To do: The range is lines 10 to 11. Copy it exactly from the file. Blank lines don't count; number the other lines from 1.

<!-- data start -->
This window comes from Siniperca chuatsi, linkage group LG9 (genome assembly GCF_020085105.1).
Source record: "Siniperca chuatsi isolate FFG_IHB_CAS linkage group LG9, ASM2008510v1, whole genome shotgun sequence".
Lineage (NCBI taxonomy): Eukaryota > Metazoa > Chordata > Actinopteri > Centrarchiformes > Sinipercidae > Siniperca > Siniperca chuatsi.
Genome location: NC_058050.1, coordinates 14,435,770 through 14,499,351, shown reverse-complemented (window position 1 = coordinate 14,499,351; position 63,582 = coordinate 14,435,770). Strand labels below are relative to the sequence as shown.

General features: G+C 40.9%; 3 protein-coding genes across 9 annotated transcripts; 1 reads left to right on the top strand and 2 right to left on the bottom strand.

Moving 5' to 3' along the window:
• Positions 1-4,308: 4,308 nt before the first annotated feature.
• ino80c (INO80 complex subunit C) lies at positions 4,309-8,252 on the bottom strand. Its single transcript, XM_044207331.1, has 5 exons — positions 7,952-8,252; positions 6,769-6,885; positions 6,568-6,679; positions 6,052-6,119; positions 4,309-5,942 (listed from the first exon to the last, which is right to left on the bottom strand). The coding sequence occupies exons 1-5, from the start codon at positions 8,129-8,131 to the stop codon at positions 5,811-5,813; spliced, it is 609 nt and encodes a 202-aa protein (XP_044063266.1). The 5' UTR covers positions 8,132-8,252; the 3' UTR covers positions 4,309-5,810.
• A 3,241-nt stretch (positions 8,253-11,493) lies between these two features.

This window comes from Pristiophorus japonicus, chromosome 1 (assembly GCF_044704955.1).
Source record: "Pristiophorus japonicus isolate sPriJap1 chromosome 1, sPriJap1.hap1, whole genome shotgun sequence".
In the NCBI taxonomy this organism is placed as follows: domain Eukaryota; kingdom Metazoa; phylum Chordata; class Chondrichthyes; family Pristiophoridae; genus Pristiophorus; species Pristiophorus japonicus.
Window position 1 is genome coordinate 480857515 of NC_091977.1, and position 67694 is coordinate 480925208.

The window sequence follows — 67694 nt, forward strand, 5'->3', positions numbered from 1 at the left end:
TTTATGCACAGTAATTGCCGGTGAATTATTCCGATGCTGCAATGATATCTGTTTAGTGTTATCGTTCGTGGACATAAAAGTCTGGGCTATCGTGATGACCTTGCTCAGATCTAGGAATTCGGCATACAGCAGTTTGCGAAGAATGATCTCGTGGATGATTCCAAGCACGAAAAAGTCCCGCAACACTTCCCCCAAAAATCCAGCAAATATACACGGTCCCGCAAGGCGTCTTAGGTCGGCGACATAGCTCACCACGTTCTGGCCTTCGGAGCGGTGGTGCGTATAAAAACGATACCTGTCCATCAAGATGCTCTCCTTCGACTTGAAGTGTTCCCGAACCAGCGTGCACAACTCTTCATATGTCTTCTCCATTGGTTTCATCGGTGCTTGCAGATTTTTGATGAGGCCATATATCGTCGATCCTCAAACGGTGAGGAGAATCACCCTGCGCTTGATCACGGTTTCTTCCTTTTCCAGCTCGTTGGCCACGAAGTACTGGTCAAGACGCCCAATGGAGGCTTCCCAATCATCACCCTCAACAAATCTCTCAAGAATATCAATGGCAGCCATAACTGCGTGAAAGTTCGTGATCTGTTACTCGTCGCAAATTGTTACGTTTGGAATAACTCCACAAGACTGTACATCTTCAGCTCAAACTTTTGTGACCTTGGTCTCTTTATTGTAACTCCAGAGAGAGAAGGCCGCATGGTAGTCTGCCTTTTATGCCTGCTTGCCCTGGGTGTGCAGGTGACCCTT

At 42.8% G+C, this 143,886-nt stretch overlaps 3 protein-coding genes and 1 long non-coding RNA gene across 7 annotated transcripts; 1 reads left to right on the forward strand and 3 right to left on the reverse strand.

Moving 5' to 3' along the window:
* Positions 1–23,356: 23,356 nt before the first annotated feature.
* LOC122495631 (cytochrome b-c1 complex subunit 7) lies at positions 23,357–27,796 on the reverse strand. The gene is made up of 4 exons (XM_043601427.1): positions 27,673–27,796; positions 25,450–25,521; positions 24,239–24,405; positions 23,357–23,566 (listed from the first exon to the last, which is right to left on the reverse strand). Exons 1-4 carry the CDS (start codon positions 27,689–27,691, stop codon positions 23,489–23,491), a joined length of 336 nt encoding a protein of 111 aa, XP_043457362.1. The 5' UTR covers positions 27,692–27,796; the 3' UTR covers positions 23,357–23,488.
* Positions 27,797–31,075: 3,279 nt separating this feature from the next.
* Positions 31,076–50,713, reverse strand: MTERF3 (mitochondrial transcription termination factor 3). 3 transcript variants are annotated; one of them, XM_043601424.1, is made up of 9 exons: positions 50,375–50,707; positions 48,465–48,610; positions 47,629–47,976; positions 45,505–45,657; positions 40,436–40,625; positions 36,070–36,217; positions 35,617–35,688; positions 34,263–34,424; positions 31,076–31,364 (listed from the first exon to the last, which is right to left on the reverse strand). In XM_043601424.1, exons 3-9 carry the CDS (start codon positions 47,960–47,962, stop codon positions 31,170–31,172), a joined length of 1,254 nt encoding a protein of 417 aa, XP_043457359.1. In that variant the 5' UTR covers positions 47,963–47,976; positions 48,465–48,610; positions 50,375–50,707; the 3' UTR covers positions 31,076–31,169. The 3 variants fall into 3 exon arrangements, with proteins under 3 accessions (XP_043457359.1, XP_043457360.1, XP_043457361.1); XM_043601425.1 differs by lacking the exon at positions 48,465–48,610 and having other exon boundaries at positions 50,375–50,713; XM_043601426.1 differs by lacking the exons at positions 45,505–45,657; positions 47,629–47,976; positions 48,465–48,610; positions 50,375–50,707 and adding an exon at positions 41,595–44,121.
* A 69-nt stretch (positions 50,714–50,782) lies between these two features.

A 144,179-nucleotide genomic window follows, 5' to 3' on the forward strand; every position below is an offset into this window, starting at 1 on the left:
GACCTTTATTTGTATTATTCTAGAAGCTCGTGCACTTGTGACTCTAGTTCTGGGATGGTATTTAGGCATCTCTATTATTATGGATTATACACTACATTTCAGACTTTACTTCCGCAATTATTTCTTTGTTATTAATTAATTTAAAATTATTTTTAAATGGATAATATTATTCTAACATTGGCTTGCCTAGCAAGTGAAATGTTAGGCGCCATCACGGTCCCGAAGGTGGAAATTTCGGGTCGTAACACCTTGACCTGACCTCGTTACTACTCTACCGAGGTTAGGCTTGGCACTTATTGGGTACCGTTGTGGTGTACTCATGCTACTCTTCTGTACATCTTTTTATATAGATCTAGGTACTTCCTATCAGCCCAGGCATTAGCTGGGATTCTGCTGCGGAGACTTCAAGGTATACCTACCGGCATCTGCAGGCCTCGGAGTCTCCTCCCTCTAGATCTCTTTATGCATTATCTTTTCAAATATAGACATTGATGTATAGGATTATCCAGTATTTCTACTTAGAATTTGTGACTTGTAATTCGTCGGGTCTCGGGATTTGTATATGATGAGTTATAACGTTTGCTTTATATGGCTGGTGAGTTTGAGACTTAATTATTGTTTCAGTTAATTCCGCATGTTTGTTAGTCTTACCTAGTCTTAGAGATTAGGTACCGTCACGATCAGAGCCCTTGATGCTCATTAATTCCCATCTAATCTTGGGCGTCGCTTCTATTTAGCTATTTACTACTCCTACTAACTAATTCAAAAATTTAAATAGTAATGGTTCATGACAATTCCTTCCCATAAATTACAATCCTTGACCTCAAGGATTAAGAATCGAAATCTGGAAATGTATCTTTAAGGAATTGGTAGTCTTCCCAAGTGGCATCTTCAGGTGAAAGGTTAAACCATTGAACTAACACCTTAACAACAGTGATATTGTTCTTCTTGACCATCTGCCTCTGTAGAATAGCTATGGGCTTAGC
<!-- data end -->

This window comes from Pristiophorus japonicus, chromosome 1 (assembly GCF_044704955.1).
Source record: "Pristiophorus japonicus isolate sPriJap1 chromosome 1, sPriJap1.hap1, whole genome shotgun sequence".